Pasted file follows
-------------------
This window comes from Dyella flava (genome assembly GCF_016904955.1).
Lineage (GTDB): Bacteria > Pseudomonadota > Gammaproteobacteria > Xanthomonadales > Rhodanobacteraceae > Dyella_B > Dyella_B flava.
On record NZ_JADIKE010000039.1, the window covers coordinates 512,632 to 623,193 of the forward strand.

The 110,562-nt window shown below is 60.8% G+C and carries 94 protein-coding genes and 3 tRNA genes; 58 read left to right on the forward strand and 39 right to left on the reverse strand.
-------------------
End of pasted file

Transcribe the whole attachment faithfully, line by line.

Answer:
This window comes from Dyella flava (genome assembly GCF_016904955.1).
Lineage (GTDB): Bacteria > Pseudomonadota > Gammaproteobacteria > Xanthomonadales > Rhodanobacteraceae > Dyella_B > Dyella_B flava.
On record NZ_JADIKE010000039.1, the window covers coordinates 512,632 to 623,193 of the forward strand.

The 110,562-nt window shown below is 60.8% G+C and carries 94 protein-coding genes and 3 tRNA genes; 58 read left to right on the forward strand and 39 right to left on the reverse strand.